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AB InBev, Solar Energy, and Real Estate

Latinometrics Weekly
Welcome to Latinometrics. We bring you Latin American insights and trends through concise, thought-provoking data visualizations. Welcome to our 87 new subscribers this week!
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Today’s charts:
  1. A solar energy boom
  2. AB InBev is Latin American at heart
  3. What are the most expensive cities?
Don’t forget to check out the comment of the week at the bottom!

Energy ☀️
Solar Energy is Booming in Latin America
Solar Energy is Booming in Latin America
Tourists are not the only ones taking advantage of Latin America’s precious sunlight due to its tropical latitudes. During the last few years, demand for solar panels in the region has skyrocketed as panel prices decrease and efficiency increases.
The solar industry in the region is dominated by three countries: Brazil, Mexico, and Chile. In 2020, they accounted for more than 80% of the region’s solar photovoltaic (PV) capacity. Brazil’s installed capacity is expected to reach 10 GW by 2024, and Mexico finds itself on a very similar track. Similarly, as of last year, 4 GW installations were under development in Chile, with more authorized projects that will bring its PV capacity to 22 GW. Installed solar photovoltaic capacity in the region has grown about a hundredfold in little under a decade, topping 20 gigawatts in 2020.
While these three nations now dominate the industry, Latin America still has a lot of untapped potential: Argentina’s solar capacity quadrupled between 2018 and 2020, and Colombia is developing projects with a total PV capacity of 400 MW.
Beer Industry 🍻
AB InBev's Latin American Beers are its Best-Sellers
AB InBev's Latin American Beers are its Best-Sellers
AB InBev’s story is a masterclass of global brand consolidation. Perhaps you don’t know their name, but you’d be lying if you said you haven’t seen their products. The company produces and sells more than 500 brands worldwide, most of which are beers. Its entire history of mergers and acquisitions is hard to cover, but the 4 mentioned on our chart are the most significant on its quest for global domination.
Our research shows that the company’s Latin American division is its most significant. On our chart, you can see its massive volume growth and in 2020, it accounted for more than half of the company’s sales volume (volume, in this case, is actual liters of beer sold).
The company was officially born with the merger of Brazilian Ambev and Belgian Interbrew in 2004. Both companies were already huge in their territories, with smaller past acquisitions of local beer brands. Ambev is still publicly traded independently and is Brazil’s 5th largest company. AB InBev’s next target for growth in the region was the historic acquisition of Mexico’s biggest beer company, Grupo Modelo, for $20.1B in 2012. Since then, the yearly volume has increased 35%, and it sold 27 billion liters of beers in the continent in 2020.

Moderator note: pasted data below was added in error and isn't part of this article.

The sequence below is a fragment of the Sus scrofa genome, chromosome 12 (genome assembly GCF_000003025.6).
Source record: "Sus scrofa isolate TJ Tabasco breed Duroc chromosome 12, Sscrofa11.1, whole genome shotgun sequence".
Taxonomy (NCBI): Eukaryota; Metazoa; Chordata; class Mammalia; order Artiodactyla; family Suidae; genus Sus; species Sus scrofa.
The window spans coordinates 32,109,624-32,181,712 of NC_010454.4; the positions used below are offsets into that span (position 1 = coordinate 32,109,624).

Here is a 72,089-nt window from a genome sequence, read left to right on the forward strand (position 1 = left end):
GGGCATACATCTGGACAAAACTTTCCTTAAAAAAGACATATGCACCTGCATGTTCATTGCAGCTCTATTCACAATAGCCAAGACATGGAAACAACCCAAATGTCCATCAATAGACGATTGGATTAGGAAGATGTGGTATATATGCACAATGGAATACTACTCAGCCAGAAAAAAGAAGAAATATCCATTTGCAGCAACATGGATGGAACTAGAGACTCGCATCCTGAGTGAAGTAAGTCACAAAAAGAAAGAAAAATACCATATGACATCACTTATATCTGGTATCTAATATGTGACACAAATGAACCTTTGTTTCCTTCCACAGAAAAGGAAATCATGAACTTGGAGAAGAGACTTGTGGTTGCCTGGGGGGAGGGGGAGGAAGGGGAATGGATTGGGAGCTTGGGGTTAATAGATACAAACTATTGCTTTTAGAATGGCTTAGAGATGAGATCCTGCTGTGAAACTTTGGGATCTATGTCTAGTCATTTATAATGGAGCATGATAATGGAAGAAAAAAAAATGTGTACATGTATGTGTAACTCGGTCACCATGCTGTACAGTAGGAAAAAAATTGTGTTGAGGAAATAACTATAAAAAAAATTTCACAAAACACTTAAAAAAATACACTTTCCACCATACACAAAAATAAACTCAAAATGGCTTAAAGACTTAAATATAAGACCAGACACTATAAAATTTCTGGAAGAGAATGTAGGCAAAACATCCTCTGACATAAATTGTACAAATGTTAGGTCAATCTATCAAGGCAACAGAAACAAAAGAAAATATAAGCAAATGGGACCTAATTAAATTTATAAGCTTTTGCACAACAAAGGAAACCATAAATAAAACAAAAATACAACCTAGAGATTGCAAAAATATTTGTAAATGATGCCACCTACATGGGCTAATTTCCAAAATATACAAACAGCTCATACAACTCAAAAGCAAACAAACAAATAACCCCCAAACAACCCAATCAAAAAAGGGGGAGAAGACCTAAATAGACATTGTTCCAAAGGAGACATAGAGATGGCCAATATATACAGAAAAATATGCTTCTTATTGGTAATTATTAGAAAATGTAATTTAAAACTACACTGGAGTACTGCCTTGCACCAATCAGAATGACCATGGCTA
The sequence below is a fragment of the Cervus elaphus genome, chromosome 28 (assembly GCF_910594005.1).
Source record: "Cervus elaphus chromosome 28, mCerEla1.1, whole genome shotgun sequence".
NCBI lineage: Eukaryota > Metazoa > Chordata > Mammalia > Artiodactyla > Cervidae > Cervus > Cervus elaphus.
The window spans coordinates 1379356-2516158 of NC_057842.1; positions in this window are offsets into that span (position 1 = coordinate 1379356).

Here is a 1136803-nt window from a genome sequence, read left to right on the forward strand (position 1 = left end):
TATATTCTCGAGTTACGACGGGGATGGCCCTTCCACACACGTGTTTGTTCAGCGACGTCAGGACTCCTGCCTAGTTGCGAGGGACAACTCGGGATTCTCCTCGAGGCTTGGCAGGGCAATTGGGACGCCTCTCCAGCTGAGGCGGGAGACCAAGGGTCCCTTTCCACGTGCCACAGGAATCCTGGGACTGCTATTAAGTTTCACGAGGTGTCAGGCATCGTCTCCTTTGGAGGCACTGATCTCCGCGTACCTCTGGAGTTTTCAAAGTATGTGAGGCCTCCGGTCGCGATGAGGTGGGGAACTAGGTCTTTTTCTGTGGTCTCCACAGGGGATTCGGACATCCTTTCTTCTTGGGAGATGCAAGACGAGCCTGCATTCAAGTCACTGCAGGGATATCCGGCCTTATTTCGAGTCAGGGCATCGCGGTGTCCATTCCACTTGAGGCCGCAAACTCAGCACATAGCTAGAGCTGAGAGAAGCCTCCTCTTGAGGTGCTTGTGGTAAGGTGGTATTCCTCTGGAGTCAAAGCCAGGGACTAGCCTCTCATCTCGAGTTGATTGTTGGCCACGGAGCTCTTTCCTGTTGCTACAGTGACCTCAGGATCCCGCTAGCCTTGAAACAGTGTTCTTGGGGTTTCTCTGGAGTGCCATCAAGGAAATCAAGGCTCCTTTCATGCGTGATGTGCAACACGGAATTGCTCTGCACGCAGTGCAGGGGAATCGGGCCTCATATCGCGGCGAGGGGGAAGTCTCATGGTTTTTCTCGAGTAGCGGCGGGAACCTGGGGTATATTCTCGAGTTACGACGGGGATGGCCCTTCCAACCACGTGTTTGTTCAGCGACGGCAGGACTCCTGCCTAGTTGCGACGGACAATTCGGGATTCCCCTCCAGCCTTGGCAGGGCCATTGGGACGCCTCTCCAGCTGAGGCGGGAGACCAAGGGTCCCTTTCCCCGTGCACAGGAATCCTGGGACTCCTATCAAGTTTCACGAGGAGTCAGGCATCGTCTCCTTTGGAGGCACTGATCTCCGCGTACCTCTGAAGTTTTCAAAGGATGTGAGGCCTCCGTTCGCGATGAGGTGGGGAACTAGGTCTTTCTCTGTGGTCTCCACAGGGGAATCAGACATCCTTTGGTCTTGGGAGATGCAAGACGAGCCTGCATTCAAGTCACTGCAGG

Earnings data suggests that the company’s consolidation of North American brands hasn’t paid off quite as well. Since the merger with Anheuser-Busch (Bud Light’s makers), which put the “AB” in AB InBev, its yearly North American revenues have barely grown, and its volume has decreased 20%.
AB InBev’s crowning jewel as the world’s largest beer maker happened in 2016 when it merged with SAB Miller (Miller Lite’s makers); the deal was worth $100B.
Real Estate 🏠
Cities With the Most Expensive Apartments in LatAm
Cities With the Most Expensive Apartments in LatAm
A 2021 study revealed the most expensive cities to live in Latin America, measured by apartment square meter prices. The study also showed an overall decline in Latin American real estate value. Eight out of 14 cities saw price decreases compared to 2017 — an overall 0.5% decline across all cities.
With an average price of $3,441 per square meter, housing in Santiago, Chile, is the most expensive in the continent. That price would put a 150 m² apartment at above half a million US dollars. However, price increases in the city have slowed down from their explosive 7.32% growth in 2019 to merely 1.7% during 2020. Brazil’s Rio de Janeiro and Sao Paulo have seen price declines of 43% and 23%, respectively, since 2017.
On the other hand, three Mexican cities have seen the largest overall increase in residential prices. Real estate prices in Mexico City and Monterrey have increased 28% and 32%, respectively, since 2017. The biggest jump happened in Guadalajara’s (known as a Mexican tech hub) prices, which increased 47.5% in that same period.
That’s all for this week 👋
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According to the comment of the week, you need to try Pacaraman coffee beans:
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Guatemalan Pacarama beans are my go to. Funny how well this donut chart works for ☕.
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